Many of us who claim to be Jesus' disciples today treat our personal life like a roll top desk. Far more than dividing things into secular and sacred, each of us subdivides much of our life to help us cope with all our responsibilities, interests, and personas. We keep our different areas of interest and involvement separate from each other in separate cubbyholes. If we are honest, we even keep a few of our areas of interest very separate from our "God stuff." We simply don't want our spiritual interests interfering with these other areas of self-interest!

So we have a cubbyhole for recreation. We have another for vacation. We keep a special drawer full of stuff for work responsibilities, relationships, and politics. We also have a cubby for parenting, hobbies, and investing. We even have a "God stuff" cubby for our Christian "Facebooking" as well as our church friends and church life. If we're completely honest, some of us also have an "opposite of God stuff" internet cubby. This place is where we keep all sorts of things we really don't want God to interfere or influence what we do.

When things get really messy, we pull down the roll top desk and everything looks "fine" on the outside to others. We punch our "I'm fine!" button and head to church, pray for help, read Ann Voskamp, check out Max Lucado books, or seek a counselor. The problem is everything on our inside is a scrambled and mixed up mess. Under the roll top, there is no ordering Lord to bring coherence and purpose to our multi-personalised jumbled up mess. Which brings us to this week's "Saved at Sea" segment with Jesus.

Jesus' entourage followed him to the seashore on the northwest side of the Sea of Galilee. This part of the sea of Galilee was called Lake Gennesaret. Peter and his homie-fishing buddies were washing their nets after a long night of work. Suddenly they were overrun by the God-squad of people wanting to hear Jesus and see one of his miracles.

One day as Jesus was standing by the Lake of Gennesaret, the people were crowding around him and listening to the word of God. He saw at the water's edge two boats, left there by the fishermen, who were washing their nets. He got into one of the boats, the one belonging to Simon, and asked him to put out a little from shore. Then he sat down and taught the people from the boat (Luke 5:1-3).

Why did Jesus come to the seashore? He knew the crowd would follow him there. Sure, the acoustics were good in this place. Yes, a boat makes a great pulpit, and this location on the lake makes a great amphitheater. Is there possibly something more to this moment than just a good place for a sermon for the masses? Let's ask another question and see if we can't find out what's going on in this important moment.

Why did Jesus really interrupt Peter and his buddies? Did he need Peter's boat or was he trying to win the heart of the boat owner? A quick reading of the story (Luke 5:1-11) sure seems to suggest that Jesus was on a "fishing expedition" of his own!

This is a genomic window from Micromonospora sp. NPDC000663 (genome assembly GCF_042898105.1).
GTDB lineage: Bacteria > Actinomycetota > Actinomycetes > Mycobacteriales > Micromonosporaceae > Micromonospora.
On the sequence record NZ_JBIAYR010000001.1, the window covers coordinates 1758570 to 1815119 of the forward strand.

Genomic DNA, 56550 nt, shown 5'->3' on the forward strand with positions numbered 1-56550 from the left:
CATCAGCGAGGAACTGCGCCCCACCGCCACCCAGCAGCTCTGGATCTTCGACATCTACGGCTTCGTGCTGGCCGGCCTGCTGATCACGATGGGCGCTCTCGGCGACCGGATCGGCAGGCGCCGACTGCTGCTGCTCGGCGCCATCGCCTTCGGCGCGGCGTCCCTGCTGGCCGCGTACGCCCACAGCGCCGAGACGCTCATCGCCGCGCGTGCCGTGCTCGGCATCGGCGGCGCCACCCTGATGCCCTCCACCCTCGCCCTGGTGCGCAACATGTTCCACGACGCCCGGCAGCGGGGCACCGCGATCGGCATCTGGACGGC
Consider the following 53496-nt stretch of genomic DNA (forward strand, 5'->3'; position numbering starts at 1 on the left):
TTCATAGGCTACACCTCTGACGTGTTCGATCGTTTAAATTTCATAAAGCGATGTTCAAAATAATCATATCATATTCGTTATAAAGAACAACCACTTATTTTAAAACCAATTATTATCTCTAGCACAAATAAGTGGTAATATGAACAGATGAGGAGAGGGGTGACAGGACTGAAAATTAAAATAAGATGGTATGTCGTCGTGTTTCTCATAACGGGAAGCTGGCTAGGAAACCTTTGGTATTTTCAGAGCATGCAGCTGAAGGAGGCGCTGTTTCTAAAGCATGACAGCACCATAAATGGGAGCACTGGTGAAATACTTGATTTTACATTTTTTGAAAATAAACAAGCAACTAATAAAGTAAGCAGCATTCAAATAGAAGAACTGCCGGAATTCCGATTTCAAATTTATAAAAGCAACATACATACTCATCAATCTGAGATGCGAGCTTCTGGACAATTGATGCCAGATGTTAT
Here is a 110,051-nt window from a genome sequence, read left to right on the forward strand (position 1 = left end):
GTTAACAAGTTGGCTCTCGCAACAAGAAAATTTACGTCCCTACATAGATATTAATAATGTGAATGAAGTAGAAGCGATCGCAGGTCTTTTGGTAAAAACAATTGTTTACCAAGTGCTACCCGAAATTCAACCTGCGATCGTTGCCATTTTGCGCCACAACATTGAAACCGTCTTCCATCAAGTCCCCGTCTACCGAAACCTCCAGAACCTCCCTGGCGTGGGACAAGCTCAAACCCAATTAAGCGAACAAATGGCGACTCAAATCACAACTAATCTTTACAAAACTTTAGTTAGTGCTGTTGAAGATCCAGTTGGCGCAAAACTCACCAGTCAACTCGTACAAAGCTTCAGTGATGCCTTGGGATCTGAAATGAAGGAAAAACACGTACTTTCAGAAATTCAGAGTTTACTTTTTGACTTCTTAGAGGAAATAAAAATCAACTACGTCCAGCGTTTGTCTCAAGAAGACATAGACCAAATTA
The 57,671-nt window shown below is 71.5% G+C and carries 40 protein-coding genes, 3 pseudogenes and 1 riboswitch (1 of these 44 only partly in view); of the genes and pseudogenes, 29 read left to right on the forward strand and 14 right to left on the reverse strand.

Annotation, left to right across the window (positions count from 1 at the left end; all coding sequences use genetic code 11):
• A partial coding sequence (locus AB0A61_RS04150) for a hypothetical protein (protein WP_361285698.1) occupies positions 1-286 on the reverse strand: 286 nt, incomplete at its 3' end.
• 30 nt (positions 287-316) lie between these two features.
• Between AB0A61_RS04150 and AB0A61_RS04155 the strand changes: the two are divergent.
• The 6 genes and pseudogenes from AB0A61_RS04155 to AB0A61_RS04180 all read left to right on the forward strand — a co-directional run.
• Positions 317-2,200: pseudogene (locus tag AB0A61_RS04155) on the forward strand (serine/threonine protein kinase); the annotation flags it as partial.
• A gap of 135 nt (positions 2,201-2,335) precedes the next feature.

Jesus commandeered a boat. He used this boat, the water, and the shape of the shoreline as his amphitheater. But, notice who owned the boat! Simon Peter, the guy who would one day be the leader of Jesus' apostles. So as we pay close attention to what's happening, we realize the audience that came to hear Jesus wasn't Jesus' target audience for this moment. Jesus was after bigger fish than a herd of fickle people who made up the crowds that often followed him! He was looking for dedicated disciples who would become world-changing disciple-makers. Jesus was looking for people who would do anything and give up everything to follow him... obey him... and carry on his mission.

So instead of offering an invitation song or an altar call with 10 verses of "Just as I AM" to get the crowd to respond, Jesus surprisingly told Simon Peter, "Hey buddy, let's go fishing!"

When he [Jesus] had finished speaking, he said to Simon, "Put out into deep water, and let down the nets for a catch" (Luke 5:4).

However, there was a huge problem with what Jesus said. Everybody who knew anything about fishing in Jesus' day knew you didn't go fishing with Peter's kind of nets in daylight. Fish could see and avoid them. Also, everybody who knew anything about fishing in the Sea of Galilee knew you didn't catch fish with these kinds of nets in deep water. They were most effective for fish near the surface. On top of that, everybody who knew anything about fishing in those days knew you needed to be fishing at night or in the dusk of dawn and sunset. You weren't going to catch anything at the time of day Jesus was speaking to the crowds!

What makes Jesus' command all the more interesting, Simon Peter knew fishing better than "everybody who knew anything about fishing in Jesus' day." Fishing was Peter's life. Fishing was Peter's livelihood. He fished every day. He knew how to catch fish. He earned his living catching fish. He took care of his wife and family catching fish. He had partners with whom he fished regularly. So Peter knew what Jesus was asking was crazy, yet...

Simon [Peter] answered, "Master, we've worked hard all night and haven't caught anything. But because you say so, I will let down the nets" (Luke 5:5).

In cornbread English, Peter is saying, "The fish aren't biting, or I would have caught them last night. But if I am going to call you Lord over spiritual stuff, then I'd better let you be Lord of all my stuff... even the stuff I know best, my boat and my fishing!"

Peter's actions rattle my roll top desk approach to life. They make me ask myself, "Is there a place in my life — one of those little cubbyholes — where I need to say, "But because you say so, Jesus, I will let you have control of my life even here. I want you to be Lord over all of my stuff, all of my places, and all of my cubbyholes!"